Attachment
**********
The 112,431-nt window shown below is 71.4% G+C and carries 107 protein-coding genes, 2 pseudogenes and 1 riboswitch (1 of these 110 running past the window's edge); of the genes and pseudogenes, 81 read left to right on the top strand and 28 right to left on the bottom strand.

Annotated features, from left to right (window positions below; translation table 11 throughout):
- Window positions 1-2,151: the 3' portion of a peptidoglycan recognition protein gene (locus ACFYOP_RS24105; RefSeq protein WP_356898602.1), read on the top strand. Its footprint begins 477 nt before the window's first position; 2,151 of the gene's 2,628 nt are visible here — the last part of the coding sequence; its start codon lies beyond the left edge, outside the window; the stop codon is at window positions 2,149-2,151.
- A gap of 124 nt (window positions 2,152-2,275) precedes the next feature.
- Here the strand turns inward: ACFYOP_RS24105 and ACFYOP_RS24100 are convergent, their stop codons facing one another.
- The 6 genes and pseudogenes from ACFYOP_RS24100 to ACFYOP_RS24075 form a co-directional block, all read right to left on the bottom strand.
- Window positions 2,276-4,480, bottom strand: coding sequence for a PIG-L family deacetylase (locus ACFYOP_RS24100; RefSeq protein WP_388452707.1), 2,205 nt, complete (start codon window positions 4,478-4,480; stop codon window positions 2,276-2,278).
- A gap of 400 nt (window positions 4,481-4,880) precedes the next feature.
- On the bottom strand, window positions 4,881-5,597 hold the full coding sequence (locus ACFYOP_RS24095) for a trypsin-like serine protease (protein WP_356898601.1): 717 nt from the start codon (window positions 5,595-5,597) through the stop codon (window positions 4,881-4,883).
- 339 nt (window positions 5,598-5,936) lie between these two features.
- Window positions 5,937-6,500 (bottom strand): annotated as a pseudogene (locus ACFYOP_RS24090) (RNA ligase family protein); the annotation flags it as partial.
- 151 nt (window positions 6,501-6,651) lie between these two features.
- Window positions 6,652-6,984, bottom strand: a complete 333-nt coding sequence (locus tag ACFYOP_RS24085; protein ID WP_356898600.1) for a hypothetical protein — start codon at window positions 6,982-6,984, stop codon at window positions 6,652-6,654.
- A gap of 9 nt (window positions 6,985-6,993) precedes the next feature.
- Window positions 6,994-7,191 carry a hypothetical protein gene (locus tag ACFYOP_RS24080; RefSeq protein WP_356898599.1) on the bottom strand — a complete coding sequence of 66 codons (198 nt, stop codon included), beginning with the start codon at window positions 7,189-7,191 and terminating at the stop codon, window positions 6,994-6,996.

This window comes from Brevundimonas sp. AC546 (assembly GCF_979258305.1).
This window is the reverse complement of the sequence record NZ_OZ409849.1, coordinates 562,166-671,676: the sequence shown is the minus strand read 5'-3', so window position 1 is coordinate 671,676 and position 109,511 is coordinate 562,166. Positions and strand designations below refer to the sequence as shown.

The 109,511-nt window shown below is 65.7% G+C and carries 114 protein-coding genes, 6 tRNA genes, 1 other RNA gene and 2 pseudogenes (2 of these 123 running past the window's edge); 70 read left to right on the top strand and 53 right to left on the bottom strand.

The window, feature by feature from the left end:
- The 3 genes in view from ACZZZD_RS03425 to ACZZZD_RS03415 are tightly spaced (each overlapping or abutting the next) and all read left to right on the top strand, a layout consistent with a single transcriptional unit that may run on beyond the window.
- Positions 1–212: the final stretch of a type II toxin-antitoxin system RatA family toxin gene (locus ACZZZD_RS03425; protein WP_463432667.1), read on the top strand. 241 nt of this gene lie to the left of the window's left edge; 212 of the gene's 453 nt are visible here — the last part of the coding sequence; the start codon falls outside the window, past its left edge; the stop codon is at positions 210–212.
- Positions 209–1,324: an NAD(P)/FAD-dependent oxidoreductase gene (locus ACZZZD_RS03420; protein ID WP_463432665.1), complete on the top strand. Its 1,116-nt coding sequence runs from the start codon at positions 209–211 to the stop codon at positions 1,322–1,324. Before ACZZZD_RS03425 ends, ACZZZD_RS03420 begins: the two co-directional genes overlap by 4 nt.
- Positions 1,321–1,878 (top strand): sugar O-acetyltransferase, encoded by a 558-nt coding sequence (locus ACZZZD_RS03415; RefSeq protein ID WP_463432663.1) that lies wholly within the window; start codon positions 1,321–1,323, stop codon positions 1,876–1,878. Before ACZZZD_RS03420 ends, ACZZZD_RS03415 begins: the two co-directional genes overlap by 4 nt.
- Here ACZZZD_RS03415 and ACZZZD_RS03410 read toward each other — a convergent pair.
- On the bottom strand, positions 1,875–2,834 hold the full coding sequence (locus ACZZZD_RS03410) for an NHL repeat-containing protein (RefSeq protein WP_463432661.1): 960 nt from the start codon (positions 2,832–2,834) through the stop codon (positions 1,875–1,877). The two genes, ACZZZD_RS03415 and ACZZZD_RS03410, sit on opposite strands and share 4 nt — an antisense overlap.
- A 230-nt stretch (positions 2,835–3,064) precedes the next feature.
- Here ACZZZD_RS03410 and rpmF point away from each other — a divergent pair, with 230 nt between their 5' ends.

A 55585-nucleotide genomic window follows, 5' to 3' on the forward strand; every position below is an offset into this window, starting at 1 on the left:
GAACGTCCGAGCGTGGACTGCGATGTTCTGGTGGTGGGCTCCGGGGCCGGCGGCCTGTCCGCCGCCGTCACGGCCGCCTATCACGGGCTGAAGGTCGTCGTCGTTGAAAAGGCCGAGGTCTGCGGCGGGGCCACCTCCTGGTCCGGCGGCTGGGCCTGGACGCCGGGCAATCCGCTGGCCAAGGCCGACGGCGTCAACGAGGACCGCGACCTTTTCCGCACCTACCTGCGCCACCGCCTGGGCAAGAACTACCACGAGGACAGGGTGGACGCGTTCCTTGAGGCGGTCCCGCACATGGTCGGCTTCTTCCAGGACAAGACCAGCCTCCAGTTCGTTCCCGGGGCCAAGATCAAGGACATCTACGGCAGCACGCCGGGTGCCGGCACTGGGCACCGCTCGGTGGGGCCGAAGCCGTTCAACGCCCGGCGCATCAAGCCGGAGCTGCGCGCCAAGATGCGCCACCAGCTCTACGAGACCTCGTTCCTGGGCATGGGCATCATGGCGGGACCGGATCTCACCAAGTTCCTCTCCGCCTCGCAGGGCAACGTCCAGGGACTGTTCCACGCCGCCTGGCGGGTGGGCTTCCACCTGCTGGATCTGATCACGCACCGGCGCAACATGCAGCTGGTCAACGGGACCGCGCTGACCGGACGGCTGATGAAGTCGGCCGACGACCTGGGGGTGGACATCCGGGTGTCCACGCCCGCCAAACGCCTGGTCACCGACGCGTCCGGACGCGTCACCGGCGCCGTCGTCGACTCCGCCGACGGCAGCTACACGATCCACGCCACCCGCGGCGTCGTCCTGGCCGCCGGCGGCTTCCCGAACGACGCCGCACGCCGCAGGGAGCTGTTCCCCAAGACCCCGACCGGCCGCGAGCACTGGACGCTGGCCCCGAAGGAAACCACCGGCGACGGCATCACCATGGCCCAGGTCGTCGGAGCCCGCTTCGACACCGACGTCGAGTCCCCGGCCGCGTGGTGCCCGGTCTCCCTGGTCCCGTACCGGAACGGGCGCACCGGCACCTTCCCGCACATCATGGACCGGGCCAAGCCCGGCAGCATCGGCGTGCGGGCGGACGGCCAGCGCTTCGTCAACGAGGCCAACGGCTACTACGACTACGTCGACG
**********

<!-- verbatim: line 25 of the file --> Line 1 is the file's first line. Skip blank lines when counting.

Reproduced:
- On the bottom strand, positions 1,875–2,834 hold the full coding sequence (locus ACZZZD_RS03410) for an NHL repeat-containing protein (RefSeq protein WP_463432661.1): 960 nt from the start codon (positions 2,832–2,834) through the stop codon (positions 1,875–1,877). The two genes, ACZZZD_RS03415 and ACZZZD_RS03410, sit on opposite strands and share 4 nt — an antisense overlap.